Home / Environment / Florida Forest Service To Burn 8,500 Acres in Goethe State Forest

Florida Forest Service To Burn 8,500 Acres in Goethe State Forest

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With strong winds and cold temperatures, the Florida Forest Service set out to burn 8,525 acres in Dunnellon during what they consider to be ideal weather conditions.

The Florida Forest Service began the aerial burn in Goethe State Forest today, after rain delayed its start on Tuesday. Before the forest service helicopter arrived, Ludie Bond, a Wildfire Mitigation Specialist, explained to people living in the area what would happen this week.

“They [the Florida Forest Service] came around yesterday and explained to us what was going on,” said Bob Still, who lives one block from the road closures.

Roads will be closed due to smoky conditions and heavy equipment working in the area. The closures will take place between northbound State Road 121 and US 29 as well as southbound 121 and County Road 326. In addition, County Road 337 between SR 121 and CR 326 will be closed.

The Florida Highway Patrol is monitoring the road closures and the smoke conditions associated with the burn.

“There will be some residual smoke in the surrounding area, but I don’t think its going to be anything that people have to worry about as far as reduced visibility. They will see probably a haze in the area more than anything else,” Florida Highway Patrol spokesperson, Pat Riordan said.

Most residents were not affected by the burn.

“Occasionally I see a little bit of ash falling, you know, but it doesn’t really effect me,” Still said.

Other preparations for the prescribed burn included ground crews using drip torches, which light the ground on fire to prepare the land for when the helicopter drops spherical ignition devices. These Ping-Pong ball sized devices are dropped from helicopters after being injected with antifreeze and combust.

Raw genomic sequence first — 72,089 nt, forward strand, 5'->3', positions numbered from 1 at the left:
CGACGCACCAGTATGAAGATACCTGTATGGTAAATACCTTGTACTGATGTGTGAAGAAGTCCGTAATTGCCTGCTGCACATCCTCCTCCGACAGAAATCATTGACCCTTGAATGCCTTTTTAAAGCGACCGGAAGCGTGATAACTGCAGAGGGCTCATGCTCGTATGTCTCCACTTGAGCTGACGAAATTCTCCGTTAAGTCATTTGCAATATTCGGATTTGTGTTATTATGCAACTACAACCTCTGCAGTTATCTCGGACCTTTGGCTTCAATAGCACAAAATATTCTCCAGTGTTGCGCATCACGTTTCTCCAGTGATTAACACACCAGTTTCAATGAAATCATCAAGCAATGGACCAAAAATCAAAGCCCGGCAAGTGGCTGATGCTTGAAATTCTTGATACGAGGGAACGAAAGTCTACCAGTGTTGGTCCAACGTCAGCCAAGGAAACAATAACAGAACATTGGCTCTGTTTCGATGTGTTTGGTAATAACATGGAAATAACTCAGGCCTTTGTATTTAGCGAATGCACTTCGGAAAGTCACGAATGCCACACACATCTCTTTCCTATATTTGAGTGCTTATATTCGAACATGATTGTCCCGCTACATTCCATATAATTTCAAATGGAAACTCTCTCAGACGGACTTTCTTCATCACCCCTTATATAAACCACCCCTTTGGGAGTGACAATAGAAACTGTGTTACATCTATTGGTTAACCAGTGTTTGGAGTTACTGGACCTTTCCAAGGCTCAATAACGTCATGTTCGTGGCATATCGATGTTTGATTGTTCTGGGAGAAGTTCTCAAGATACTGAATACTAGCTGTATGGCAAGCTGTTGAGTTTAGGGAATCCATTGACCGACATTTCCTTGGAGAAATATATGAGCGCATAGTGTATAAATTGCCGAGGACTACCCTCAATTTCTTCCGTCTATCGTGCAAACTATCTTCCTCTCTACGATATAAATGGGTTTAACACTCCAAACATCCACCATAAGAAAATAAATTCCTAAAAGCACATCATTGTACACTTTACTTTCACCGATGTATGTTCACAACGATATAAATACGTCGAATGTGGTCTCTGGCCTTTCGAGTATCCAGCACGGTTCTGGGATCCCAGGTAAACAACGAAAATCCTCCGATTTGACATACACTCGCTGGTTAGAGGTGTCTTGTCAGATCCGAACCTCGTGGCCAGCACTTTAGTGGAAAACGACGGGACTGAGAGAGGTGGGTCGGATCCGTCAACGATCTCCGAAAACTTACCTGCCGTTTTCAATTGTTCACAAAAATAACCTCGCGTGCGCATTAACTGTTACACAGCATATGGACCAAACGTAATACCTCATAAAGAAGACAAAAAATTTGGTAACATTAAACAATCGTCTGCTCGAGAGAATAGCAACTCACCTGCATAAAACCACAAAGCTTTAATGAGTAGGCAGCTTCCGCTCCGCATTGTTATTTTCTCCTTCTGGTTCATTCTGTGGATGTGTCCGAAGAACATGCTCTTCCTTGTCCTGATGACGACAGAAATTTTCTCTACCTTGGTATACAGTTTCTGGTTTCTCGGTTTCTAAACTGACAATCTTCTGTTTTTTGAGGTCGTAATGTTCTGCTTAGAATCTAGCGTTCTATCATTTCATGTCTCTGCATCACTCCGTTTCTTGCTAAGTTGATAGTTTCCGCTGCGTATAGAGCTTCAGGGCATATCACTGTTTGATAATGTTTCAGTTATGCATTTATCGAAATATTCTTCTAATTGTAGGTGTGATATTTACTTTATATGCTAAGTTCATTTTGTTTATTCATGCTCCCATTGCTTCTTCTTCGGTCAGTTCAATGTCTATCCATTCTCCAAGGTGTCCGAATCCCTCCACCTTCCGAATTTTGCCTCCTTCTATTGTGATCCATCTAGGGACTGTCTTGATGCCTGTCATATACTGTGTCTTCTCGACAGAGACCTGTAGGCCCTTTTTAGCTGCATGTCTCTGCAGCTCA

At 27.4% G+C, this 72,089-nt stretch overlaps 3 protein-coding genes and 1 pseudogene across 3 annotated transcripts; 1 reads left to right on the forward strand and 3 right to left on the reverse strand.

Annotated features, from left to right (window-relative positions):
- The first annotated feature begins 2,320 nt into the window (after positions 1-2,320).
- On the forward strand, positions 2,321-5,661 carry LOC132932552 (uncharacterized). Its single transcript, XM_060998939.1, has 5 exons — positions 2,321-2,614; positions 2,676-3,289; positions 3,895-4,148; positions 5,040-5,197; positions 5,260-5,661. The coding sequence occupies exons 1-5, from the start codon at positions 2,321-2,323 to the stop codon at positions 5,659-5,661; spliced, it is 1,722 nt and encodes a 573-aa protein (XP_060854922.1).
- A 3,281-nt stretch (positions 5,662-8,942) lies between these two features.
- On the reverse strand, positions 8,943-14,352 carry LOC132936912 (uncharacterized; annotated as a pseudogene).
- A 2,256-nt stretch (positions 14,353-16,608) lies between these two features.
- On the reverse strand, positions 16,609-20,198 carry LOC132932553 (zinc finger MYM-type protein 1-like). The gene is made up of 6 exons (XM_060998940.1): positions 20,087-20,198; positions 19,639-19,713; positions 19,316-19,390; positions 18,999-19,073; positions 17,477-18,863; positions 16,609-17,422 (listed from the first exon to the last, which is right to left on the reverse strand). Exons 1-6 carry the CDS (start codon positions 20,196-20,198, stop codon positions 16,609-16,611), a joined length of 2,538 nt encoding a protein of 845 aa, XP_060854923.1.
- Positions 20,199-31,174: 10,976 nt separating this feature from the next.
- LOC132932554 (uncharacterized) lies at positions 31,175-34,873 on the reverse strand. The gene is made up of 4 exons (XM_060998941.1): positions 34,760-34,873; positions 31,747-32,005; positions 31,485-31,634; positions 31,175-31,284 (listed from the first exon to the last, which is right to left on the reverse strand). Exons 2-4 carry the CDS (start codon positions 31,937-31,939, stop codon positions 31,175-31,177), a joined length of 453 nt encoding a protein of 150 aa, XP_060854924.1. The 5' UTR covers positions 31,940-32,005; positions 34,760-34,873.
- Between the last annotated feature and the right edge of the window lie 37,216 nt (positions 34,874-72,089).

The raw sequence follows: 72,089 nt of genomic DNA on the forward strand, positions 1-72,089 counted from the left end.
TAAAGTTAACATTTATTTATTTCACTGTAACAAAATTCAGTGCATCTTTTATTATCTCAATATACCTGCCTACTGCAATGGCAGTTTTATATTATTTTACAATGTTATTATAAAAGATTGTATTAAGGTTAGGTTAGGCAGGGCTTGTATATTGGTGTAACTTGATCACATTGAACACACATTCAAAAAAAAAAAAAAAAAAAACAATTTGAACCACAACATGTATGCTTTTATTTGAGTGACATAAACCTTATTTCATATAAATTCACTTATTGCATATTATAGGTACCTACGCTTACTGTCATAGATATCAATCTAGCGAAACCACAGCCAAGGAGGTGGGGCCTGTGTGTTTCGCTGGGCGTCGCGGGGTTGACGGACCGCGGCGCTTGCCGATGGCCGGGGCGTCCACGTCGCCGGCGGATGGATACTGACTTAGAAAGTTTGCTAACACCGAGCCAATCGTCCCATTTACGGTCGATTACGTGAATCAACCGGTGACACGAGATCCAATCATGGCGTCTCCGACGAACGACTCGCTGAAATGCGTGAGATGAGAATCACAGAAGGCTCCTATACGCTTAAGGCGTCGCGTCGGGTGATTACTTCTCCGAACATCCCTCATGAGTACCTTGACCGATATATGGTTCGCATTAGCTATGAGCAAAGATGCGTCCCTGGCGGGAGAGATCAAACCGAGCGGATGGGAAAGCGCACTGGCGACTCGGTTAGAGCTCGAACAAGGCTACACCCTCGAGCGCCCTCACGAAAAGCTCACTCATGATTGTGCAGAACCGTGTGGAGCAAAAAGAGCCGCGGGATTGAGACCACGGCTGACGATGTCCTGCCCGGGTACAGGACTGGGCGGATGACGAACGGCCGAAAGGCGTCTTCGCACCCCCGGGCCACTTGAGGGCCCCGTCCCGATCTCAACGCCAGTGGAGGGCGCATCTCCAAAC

“We are hoping that the brunt of the smoke will be concentrated on the parts of the road we have closed,” District Lt. for the Florida Highway Patrol Pat Riordan said.

The Florida Forest Service explained there are many benefits to prescribed burns. They return nutrients to the soil and help control certain plant diseases. They also reduce the buildup of dry and flammable plant materials to help prevent wildfires.

“We have a longleaf restoration program going on which requires prescribed burning. As well as our endangered species, we have gopher tortoises, red-cockaded woodpeckers, and scrub jays that are fire dependent,” Bond says.

About 4,000 acres will  burn today. The Florida Service plans to complete the project by burning 4,525 acres Thursday.

Last year was the Florida Forest Service’s largest prescribed burn, coming in at 12,000 acres.

About Sydney Martin

Sydney is a reporter for WUFT News who may be contacted by calling 352-392-6397 or emailing news @wuft.org

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